The goal of this module was to teach you how to use economic indicators to assess the state of the economy. You learned how to:
- Define the rate of inflation; Explain how the rate of inflation is calculated
- Identify the consequences of price instability (i.e. inflation)
- Explain the concept of a price index and explain how price indices are derived.
- Use a price index to translate between real and nominal data
- Define the GDP price index (also known as the GDP deflator or the Implicit Price Deflator)
- Differentiate between nominal GDP and real GDP
Let’s return to the questions posed in the Why it Matters feature. This module explained that the economy goes through cycles of speeding up and slowing down. Recession doesn’t just mean a slowdown in the economy (a decrease in economic growth), but rather negative economic growth, a decrease in real GDP over at least six months, so that the economy is actually producing less goods and services than in did before. Recessions happen on average about once every five years, and they tend to average one year of recession and four years of expansion. The measured unemployment rate never gets to zero, because of frictional unemployment, the time it takes for employers and job seekers to find each other. The economy is close to full employment when the measured rate reaches perhaps five percent. The U.S. economy has not experienced significant inflation since the early 1980s. Using what you’ve learned, you should be able to judge the current state of the economy. Here is one judgment from 2014:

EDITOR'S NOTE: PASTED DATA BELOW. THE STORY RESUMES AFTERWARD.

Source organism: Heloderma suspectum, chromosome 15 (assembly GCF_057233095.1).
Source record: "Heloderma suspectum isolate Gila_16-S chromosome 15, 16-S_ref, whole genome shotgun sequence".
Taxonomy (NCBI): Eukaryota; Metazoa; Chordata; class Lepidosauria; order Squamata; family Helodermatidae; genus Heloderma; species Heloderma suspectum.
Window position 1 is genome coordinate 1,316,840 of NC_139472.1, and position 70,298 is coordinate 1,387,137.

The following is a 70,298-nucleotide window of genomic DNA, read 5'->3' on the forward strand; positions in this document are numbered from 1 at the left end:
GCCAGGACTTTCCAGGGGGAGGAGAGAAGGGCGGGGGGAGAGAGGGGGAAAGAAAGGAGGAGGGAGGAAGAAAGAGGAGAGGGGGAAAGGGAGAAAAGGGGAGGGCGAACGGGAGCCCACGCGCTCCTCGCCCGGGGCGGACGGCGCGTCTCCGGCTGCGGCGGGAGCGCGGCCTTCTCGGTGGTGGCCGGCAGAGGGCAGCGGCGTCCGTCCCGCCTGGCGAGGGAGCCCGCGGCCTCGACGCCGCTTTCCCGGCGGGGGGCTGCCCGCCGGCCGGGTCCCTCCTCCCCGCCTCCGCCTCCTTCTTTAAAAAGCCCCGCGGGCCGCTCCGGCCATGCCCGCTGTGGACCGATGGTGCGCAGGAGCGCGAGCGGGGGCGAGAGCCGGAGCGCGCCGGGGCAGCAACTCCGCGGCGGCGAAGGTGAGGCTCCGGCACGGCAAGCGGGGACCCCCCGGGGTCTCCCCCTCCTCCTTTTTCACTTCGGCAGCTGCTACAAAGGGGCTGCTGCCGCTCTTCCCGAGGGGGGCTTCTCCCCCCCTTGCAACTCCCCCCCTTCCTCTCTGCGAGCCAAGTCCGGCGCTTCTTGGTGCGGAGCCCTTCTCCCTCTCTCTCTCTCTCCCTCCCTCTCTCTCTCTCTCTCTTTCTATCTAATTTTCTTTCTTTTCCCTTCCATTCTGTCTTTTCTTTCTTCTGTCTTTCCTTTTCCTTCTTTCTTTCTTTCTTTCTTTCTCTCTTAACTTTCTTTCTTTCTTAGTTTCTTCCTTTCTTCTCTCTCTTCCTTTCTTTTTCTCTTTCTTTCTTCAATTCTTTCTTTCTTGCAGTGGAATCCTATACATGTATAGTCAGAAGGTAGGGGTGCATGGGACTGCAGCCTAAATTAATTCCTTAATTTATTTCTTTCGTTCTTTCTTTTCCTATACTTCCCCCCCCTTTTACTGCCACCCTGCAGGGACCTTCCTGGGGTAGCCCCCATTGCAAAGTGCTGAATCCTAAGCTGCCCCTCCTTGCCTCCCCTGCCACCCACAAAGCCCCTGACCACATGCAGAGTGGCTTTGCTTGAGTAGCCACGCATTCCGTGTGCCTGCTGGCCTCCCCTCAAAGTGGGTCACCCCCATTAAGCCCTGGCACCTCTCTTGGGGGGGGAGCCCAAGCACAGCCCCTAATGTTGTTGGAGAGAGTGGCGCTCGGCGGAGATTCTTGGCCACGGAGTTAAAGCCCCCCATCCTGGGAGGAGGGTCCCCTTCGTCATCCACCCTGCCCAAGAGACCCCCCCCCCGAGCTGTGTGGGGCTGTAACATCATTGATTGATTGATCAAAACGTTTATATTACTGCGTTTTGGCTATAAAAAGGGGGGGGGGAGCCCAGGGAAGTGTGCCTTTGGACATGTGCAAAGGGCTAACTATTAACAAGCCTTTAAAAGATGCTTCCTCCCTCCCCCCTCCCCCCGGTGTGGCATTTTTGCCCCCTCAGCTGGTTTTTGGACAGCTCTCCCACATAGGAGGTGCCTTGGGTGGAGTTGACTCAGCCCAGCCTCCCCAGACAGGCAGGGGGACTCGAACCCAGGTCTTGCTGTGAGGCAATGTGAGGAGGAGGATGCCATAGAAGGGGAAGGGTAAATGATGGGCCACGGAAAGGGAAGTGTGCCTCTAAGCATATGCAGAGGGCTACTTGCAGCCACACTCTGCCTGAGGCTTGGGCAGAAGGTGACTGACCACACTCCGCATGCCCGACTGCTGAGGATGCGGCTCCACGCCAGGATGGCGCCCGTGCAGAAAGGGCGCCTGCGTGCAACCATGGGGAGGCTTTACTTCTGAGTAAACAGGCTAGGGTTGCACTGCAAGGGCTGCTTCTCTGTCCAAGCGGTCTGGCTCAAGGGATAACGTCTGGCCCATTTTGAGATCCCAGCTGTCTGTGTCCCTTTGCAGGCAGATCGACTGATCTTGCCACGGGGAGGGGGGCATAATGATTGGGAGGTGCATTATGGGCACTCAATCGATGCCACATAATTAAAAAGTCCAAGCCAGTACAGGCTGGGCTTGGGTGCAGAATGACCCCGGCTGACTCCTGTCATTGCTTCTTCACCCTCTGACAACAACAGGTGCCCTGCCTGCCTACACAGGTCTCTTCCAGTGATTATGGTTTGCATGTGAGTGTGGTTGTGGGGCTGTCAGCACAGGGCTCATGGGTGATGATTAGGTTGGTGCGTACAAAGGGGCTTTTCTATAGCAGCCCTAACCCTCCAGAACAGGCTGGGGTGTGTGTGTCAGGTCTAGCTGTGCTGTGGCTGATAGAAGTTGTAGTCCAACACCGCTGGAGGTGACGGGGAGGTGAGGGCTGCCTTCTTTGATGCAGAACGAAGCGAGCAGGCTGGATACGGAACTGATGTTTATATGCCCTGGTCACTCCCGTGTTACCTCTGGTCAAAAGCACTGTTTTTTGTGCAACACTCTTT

Now that you know the most important economic indicators, the rest of this text will explain what causes them to do what they do and how they are related to one another.